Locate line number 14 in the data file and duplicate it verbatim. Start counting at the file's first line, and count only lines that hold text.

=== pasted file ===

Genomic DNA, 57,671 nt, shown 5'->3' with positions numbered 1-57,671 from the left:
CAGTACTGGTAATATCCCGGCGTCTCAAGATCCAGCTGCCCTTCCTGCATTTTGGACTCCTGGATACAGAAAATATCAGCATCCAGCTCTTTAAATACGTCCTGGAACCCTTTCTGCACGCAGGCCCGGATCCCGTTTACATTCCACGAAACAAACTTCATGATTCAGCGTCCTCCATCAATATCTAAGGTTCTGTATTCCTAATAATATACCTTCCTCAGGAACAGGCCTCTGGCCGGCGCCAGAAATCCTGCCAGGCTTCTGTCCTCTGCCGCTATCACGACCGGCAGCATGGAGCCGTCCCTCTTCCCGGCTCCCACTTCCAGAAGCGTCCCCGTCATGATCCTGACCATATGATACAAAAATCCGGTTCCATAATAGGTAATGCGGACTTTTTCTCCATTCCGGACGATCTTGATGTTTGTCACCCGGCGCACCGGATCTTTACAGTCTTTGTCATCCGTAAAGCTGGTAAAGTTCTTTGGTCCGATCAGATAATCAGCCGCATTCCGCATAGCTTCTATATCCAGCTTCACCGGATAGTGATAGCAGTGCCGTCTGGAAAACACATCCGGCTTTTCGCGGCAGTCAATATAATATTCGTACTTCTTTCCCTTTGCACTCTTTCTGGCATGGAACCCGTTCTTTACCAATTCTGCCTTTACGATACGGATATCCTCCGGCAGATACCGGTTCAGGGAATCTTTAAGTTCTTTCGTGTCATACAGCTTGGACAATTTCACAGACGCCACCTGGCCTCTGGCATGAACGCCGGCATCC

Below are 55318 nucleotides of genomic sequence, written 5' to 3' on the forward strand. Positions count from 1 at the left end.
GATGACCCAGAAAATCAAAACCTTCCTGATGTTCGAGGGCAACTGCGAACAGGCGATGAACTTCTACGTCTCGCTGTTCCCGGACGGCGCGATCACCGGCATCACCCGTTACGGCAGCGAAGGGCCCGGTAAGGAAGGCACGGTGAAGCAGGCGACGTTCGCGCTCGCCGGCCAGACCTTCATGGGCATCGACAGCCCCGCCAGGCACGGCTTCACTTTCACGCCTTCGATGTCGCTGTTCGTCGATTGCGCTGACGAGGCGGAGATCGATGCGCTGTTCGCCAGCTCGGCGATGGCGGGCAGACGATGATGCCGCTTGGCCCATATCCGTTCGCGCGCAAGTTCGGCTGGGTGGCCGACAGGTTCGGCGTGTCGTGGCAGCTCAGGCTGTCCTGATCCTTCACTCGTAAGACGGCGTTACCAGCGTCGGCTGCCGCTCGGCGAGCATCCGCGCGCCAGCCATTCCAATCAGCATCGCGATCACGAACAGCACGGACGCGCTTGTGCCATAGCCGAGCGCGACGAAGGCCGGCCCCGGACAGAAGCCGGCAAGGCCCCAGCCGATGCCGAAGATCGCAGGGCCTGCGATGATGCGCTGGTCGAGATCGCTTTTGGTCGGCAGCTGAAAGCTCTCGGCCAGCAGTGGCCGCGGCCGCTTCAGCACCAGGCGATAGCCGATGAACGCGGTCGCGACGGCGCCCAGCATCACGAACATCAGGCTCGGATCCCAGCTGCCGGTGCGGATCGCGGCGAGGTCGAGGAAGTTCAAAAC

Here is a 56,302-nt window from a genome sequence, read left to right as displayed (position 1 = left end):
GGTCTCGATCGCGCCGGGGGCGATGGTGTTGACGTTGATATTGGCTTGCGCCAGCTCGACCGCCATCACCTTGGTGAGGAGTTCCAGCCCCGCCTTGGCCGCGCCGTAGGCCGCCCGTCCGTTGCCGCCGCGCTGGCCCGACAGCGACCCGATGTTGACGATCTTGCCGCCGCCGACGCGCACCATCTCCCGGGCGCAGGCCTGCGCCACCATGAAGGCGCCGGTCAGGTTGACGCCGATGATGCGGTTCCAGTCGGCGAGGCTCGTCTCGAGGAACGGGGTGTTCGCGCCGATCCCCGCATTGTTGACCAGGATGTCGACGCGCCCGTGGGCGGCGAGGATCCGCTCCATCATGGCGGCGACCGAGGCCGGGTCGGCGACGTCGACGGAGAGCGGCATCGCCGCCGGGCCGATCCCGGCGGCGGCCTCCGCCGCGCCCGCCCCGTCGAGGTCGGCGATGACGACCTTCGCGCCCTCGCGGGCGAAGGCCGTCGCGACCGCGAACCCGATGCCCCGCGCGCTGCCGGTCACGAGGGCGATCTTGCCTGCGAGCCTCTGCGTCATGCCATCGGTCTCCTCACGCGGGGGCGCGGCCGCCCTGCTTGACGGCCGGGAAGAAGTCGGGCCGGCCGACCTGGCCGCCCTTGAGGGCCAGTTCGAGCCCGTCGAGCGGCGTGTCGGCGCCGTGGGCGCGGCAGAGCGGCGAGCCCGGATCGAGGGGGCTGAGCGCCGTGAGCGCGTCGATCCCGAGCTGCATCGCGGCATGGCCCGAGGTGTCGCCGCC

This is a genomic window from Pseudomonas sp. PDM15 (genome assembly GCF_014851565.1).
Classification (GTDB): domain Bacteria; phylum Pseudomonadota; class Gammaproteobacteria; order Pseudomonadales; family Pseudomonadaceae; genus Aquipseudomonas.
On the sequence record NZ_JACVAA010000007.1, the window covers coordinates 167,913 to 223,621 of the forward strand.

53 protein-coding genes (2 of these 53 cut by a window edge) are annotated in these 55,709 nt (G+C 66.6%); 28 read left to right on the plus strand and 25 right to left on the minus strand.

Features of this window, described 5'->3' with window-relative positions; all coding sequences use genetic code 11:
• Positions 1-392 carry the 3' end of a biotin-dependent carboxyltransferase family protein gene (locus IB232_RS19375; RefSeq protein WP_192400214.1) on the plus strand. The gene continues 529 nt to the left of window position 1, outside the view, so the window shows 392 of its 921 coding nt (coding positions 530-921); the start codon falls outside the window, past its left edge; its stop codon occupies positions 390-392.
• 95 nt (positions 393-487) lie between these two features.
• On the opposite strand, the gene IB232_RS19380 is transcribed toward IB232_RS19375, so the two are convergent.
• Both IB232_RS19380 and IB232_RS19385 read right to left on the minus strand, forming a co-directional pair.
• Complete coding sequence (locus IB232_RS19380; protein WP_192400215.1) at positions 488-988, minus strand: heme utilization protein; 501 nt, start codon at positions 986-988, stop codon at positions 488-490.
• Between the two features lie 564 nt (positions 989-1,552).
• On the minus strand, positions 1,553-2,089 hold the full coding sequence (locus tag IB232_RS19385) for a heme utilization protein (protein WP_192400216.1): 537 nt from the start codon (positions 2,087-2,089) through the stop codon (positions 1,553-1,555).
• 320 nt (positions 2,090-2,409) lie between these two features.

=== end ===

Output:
• On the opposite strand, the gene IB232_RS19380 is transcribed toward IB232_RS19375, so the two are convergent.